Google Fiber Team Looks to Cut Costs, Staff
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Google has some pretty high expectations for its Google Fiber service -- around 5 million subscribers within five years of its launch. As The Information reports, Google is nowhere near that goal two years into Fiber's rollout, and it appears that parent company Alphabet is looking to hit the brakes even more.
According to internal Google sources speaking to The Information, Alphabet CEO Larry Page asked Access, home to the Google Fiber business and headed up by CEO Craig Barratt, to cut its staff in half -- to 500. And Fiber's cost-savings won't just be layoffs; Page also wants Fiber to cut its costs for Internet access by one-tenth, possibly via wireless service.
Google's moonshot project for delivering ultra-fast Internet connectivity to various metropolitan areas doesn't come cheap. According to sources speaking to Recode, it costs Google about $1 billion for each new market it enters, thanks to all the infrastructure issues the company has to deal with when trying to deploy fiber. That includes covering the "last mile" -- as it's often termed -- between an area's existing fiber-optic infrastructure and the specific homes and businesses getting wired up for Google Fiber.
It's expensive enough that Page himself recently took some time on an Alphabet shareholder call to discuss how the company is looking to potentially move to gigabit wireless point-to-point transfers to cover this gap, which could allow Google Fiber's rollout to continue at a significant cost savings. With that comes an assumption that this unproven millimeter wave technology works as well as Google expects it to -- in more conditions than just a bright, sunny day with nothing blocking the signal, that is.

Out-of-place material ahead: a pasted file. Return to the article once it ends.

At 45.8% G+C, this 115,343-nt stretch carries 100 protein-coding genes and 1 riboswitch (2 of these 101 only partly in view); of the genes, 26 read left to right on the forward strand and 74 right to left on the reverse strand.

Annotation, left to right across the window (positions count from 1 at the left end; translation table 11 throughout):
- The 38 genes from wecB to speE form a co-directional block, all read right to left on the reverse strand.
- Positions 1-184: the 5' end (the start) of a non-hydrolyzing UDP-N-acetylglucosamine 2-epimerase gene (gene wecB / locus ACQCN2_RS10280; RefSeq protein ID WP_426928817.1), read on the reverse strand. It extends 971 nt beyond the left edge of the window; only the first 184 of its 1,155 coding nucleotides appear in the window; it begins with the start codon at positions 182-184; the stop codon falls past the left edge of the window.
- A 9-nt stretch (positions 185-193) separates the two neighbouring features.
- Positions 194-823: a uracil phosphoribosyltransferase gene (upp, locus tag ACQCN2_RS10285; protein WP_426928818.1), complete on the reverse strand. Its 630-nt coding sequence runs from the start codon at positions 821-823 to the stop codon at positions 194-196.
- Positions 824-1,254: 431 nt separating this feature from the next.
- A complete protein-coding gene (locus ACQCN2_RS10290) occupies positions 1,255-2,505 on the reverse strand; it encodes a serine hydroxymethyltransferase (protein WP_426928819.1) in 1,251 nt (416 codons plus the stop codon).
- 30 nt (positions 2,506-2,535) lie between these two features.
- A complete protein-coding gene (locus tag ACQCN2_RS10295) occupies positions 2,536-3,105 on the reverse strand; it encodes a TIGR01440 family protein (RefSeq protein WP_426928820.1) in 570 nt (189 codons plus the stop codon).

As Page put it, moving to wireless for the last leg of Google Fiber's trip to a home or business would be "cheaper than digging up your garden" -- perhaps up to one-fifth of Fiber's current deployment costs, as some sources have suggested.
If millimeter wave technology sounds familiar, it's the same kind of setup that Starry is looking to use for its internet service offering. The company recently released its Wi-Fi Station -- a simple touch-screen router -- in advance of an internet service plan that uses big access points (Starry Beams) to shoot a millimeter-wave signal to an antenna you attach to your house or apartment (a Starry Point). This antenna then beams the signal into your house (likely to your Starry Router, or other Starry devices), which serves as the backbone for your home network.
Still, despite potential cutbacks, Google Fiber is coming to Salt Lake City. Residents there can now sign up for Google Fiber TV and Internet service until Oct. 20. Google first announced plans to launch there in March 2015.